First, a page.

The clinical part of him wanted to know how Tom had done it, too, but he wasn’t foolish enough to think that the boy would reveal his secrets. Albus would have to speculate. There could have been a silent addition to the spell, or perhaps a partial modification of the spell on the level of intent. He hadn’t been in a position to see all of Tom’s wandwork when the spell was cast, or see any other irregularities that might confirm one theory or another.
“The Onslaught Jinx,” Tom answered.
It took a moment, and then Albus saw it: Tom had intended to animate Yaxley’s own blood against him. Perhaps that had been the point to the Entrail-Evacuating Curse that he used on Prince, as well. Tom seemed to take delight in turning not only the environment, but his opponent’s own bodies, to his advantage.
“I didn’t start the fight,” Tom said, after the silence stretched on for a little too long.
“I’m sure that you didn’t,” replied Albus. “Other students always have started it, and yet you are nevertheless involved in an unusual number of fights for someone who doesn’t start any.”
“The p-poor orphan with no f-family is to blame, then?” Tom said in a quaver that didn’t quite reflect on his face, especially when not after it broke out into a smile.
Albus knew that Tom was no such thing. He had seen Tom in the hall, fighting three-on-one against a trio of sixth-years, and more to the point he could remember that Tom was never a cowed little boy. He had seen Tom in the orphanage, too, and when he set the boy’s cupboard alight with frozen fire there had not been fear there, but anger.
In hindsight, perhaps that should have been a clue as to how Tom would be Sorted and how he would comport himself there. Albus assumed that the boy had taken his lesson to heart and decided to reform, but instead he had received a different kind of revelation from his time in Gryffindor: theft and fighting were disapproved of, but if one really wanted to fight then people who stole were acceptable targets. In the end, he had apparently learned, people would cheer the harm that you did if only it was in the name of protecting others. Villains were sent to Azkaban, while heroes got the Order of Merlin.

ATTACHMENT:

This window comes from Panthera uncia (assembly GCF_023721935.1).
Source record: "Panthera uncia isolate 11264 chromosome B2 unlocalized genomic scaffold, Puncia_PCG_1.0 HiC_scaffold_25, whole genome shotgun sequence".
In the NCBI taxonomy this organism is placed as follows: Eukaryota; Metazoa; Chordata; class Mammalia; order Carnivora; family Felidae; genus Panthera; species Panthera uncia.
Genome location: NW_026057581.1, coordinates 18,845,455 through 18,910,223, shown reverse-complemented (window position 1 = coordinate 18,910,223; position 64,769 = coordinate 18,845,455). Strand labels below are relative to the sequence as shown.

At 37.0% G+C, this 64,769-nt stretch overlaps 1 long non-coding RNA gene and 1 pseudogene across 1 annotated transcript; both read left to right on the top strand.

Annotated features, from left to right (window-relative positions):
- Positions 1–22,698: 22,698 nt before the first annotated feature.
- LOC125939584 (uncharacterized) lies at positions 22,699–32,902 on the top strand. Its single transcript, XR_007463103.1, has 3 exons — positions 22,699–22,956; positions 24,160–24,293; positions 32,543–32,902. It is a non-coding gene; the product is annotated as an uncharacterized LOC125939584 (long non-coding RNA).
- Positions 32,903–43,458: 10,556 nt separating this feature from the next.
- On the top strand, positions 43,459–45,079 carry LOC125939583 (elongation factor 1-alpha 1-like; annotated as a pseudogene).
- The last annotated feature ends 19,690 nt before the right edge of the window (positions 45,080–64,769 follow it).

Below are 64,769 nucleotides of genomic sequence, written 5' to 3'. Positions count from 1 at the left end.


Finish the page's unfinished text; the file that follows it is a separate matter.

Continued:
“I saw young Ignatius Prewett a few minutes before I arrived,” said Albus. “A little bruised, and running quite quickly, but otherwise happy and none the worse for wear. I suspect that, if I were to ask, I would find that Yaxley and his friends had seen, and chosen to confront, only Ignatius, and that your appearance on the scene was as inexplicable as it was sudden.” Albus suspected invisibility of some sort, but he had no more answers there than on the question of Tom’s modification to the finger-removing hex.
Albus gave a heavy sigh. “I do not expect you to stop simply because I ask you to, but the situation is escalating. How long shall it be, Tom, until you are trying to fight every seventh-year in Ravenclaw, or all of Hufflepuff?”
“If you are unaware of how ferociously a badger can fight,” replied Albus, “then I think that it is in the best interests of this school and any who wish to see it standing next year, that I not enlighten you further.”
“If it would really be that narrow of a fight, sir, then I think that I would have quite a lot to learn from the experience. Perhaps I should look into it after all.”
“You have also hurt your opponents quite severely, and taken no end of injuries yourself,” Albus pointed out.
“I have always thought that wizards were wound too tight about bodily injury, sir. There are blood replenishment potions for that sort of thing, and Skele-Gro and Scaradicate. So long as the damage is not inflicted by a spell that might make it resistant to magical healing, there are really few limits to what can be undone.” Such callousness, from one so young. On the other hand… Albus could remember how injured Tom himself had been, and how he hardly flinched at Yaxley’s curses. That, too, was disturbing.
“Is that why you let Yaxley hit you? That must have hurt. Torn muscles, at least, with two of those curses. I don’t think that he expected you to let them through.”